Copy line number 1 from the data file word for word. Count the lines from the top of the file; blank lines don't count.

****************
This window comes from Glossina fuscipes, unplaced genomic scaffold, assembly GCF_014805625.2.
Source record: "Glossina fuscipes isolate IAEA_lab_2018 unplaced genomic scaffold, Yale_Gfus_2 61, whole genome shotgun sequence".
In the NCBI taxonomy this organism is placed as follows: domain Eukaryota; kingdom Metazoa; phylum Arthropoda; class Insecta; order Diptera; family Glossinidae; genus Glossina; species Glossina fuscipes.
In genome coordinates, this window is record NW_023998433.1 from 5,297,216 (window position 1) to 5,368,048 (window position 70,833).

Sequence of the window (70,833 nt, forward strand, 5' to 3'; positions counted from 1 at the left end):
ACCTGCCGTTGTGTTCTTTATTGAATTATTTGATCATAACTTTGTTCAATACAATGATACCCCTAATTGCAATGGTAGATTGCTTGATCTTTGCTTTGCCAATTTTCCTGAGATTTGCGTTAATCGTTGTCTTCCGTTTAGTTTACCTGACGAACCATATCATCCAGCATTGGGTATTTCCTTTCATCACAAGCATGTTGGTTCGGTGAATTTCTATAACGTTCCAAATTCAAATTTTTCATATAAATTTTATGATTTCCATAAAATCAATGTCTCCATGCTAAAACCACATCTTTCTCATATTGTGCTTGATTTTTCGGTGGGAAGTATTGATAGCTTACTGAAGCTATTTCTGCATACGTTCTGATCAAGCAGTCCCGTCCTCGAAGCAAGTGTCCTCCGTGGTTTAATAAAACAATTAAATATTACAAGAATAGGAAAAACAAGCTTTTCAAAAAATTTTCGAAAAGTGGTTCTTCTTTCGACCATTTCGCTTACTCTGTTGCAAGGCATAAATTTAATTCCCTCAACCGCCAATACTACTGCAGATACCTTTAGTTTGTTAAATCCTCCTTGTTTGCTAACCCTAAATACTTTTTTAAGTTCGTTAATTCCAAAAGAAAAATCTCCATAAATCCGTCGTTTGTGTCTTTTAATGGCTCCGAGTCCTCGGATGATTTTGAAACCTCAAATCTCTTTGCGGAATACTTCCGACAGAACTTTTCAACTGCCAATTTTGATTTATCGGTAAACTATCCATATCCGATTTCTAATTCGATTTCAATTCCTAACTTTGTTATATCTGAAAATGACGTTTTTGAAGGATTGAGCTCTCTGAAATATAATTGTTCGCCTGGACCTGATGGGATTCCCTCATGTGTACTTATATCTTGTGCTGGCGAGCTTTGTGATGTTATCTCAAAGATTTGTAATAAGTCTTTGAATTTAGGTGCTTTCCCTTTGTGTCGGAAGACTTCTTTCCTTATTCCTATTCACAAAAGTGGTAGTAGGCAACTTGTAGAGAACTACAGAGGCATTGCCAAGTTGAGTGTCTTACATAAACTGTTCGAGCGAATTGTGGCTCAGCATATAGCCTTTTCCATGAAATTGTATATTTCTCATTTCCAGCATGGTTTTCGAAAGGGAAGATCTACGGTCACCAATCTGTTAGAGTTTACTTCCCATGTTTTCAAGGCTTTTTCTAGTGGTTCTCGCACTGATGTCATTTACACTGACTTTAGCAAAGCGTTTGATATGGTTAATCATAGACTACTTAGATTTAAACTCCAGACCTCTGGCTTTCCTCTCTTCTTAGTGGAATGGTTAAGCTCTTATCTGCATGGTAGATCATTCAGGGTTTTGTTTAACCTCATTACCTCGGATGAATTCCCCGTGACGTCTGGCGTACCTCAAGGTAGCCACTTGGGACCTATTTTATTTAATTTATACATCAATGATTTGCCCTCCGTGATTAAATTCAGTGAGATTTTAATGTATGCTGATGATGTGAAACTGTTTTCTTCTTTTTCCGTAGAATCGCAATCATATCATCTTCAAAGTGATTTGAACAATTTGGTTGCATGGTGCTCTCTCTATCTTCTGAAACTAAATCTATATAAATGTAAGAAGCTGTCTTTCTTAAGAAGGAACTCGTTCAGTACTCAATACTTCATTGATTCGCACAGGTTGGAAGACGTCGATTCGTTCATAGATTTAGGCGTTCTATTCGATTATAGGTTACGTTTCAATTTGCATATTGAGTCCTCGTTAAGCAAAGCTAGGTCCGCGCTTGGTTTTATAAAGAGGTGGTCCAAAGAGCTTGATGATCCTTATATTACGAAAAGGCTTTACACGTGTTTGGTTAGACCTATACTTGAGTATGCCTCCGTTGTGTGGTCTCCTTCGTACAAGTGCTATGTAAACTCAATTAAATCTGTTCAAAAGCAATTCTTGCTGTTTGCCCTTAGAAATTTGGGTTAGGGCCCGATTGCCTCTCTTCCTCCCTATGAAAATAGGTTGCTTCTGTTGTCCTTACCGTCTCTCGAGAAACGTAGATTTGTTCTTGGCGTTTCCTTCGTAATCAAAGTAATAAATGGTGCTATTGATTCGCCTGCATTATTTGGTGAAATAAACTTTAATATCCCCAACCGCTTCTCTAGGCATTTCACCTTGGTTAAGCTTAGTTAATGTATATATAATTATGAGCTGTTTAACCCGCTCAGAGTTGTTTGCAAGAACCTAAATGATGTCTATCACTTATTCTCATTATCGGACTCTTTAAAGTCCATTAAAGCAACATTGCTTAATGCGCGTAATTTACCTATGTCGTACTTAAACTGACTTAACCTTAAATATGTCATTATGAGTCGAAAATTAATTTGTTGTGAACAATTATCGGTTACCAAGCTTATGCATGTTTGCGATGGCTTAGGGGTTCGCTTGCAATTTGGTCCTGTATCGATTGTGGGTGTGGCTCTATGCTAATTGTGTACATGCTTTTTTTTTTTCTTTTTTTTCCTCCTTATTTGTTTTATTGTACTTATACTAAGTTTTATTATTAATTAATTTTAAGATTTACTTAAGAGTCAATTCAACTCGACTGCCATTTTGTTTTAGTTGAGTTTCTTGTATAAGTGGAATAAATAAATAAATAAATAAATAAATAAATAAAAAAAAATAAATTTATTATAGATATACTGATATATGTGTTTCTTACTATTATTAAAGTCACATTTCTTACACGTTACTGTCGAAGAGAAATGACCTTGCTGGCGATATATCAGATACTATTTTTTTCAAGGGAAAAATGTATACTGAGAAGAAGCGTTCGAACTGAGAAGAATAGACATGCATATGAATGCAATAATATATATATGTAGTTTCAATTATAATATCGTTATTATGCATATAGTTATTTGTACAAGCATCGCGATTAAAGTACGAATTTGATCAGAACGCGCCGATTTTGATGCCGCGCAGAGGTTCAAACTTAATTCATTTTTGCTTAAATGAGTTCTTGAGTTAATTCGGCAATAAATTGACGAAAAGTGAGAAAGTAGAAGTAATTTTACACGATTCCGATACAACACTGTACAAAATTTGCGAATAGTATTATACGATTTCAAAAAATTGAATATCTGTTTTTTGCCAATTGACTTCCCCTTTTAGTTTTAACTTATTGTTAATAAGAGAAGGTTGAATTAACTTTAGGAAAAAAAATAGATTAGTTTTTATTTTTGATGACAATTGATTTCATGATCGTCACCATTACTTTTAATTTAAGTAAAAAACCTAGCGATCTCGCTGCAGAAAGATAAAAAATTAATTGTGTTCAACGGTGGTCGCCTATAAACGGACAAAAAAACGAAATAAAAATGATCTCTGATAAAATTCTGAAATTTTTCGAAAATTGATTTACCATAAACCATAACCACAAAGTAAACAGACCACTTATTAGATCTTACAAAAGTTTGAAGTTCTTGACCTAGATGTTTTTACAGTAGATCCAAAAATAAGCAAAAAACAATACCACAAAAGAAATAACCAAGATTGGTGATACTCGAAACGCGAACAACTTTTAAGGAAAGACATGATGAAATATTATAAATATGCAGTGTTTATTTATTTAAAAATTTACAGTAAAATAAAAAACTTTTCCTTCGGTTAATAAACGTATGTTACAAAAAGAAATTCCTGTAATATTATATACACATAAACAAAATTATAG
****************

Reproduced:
This window comes from Glossina fuscipes, unplaced genomic scaffold, assembly GCF_014805625.2.